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Sentinel-1 benefits oil seep assessment

20 July 2017

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The European Union's Copernicus Sentinel-1 mission is providing far more images than previous generations of synthetic aperture radar satellites, bringing many significant advantages. One of them is determining the difference between naturally-occurring and polluting oil on the ocean surface.

An oil seep is a natural leak of crude oil and gas that migrates up through the seafloor and ocean depths. They are the largest source of oil entering oceans.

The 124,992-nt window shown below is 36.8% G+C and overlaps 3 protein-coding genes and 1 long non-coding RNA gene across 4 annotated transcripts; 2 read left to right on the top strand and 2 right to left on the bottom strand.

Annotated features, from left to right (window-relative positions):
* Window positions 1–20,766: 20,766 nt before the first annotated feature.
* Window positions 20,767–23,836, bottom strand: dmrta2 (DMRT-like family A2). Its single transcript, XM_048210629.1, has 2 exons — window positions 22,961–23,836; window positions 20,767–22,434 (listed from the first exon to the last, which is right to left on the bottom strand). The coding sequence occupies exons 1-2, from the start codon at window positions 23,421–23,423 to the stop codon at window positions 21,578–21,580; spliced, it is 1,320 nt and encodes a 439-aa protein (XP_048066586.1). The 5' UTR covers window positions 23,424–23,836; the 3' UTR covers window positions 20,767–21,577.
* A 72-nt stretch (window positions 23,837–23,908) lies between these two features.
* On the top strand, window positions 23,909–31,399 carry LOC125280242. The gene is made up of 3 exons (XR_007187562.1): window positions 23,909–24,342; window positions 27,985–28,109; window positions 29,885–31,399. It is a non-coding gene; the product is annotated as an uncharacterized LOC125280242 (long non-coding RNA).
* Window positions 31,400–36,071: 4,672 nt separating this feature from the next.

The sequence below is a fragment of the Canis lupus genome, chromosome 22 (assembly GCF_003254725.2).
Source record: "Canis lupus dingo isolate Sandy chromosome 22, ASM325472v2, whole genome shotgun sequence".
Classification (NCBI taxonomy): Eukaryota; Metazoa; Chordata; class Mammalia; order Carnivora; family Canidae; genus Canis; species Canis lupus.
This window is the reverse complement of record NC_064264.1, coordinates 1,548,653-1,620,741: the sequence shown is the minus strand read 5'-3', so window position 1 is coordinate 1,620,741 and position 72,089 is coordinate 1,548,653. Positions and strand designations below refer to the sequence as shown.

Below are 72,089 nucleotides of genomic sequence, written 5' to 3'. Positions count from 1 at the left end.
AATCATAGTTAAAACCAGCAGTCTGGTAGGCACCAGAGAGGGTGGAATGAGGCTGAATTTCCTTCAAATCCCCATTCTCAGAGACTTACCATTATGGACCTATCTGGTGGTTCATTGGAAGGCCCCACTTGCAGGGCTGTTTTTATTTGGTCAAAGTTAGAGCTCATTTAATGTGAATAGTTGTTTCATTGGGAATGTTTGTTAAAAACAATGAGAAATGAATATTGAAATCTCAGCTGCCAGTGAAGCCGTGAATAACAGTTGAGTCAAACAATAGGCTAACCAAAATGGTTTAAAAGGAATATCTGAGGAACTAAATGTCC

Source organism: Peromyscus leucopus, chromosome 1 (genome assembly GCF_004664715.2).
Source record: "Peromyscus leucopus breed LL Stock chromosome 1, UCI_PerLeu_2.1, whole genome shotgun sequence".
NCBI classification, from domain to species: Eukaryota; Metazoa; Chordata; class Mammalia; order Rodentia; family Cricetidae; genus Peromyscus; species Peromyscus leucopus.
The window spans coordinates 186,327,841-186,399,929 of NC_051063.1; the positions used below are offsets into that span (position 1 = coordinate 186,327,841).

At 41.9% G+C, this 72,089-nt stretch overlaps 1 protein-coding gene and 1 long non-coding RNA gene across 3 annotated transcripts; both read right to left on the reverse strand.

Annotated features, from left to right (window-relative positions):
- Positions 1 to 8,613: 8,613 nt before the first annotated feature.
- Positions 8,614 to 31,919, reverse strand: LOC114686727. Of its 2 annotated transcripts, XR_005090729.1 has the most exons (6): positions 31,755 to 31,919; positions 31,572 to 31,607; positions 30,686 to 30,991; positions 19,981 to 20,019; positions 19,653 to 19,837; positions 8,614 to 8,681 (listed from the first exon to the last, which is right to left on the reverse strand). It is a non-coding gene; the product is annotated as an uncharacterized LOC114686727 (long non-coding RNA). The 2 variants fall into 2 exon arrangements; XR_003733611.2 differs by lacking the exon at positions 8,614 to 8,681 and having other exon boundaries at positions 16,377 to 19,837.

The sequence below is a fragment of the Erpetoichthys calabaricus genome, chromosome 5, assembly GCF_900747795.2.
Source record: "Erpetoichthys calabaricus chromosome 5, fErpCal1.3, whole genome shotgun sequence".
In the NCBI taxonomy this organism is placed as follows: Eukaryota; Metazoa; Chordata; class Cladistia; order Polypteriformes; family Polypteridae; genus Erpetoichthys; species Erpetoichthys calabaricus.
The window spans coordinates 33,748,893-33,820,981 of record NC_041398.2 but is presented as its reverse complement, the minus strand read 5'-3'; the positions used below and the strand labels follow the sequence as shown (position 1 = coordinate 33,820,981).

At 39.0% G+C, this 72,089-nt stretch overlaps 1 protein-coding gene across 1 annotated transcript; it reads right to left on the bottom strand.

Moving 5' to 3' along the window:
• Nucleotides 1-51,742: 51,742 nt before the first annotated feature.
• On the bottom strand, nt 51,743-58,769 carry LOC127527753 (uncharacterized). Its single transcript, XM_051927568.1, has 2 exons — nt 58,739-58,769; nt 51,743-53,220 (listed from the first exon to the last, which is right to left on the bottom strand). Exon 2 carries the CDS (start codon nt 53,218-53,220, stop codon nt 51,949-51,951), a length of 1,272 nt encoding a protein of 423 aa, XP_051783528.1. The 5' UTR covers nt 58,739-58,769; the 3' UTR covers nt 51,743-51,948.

Seeps occur when crude oil leaks from fractures in the seafloor or rises up through sediments – similar to the way that a freshwater spring carries water to the surface. Natural seeps can lead to methane gas entering the atmosphere. When combined with the methane added to the atmosphere by anthropogenic processes, naturally seeping methane is often considered to be a negative climatic phenomenon.

Source: Sentinel Online

Image credit: Harry Dembicki, Anadarko Petroleum Corporation, 2014 - Shipboard observations of sea-surface slicks

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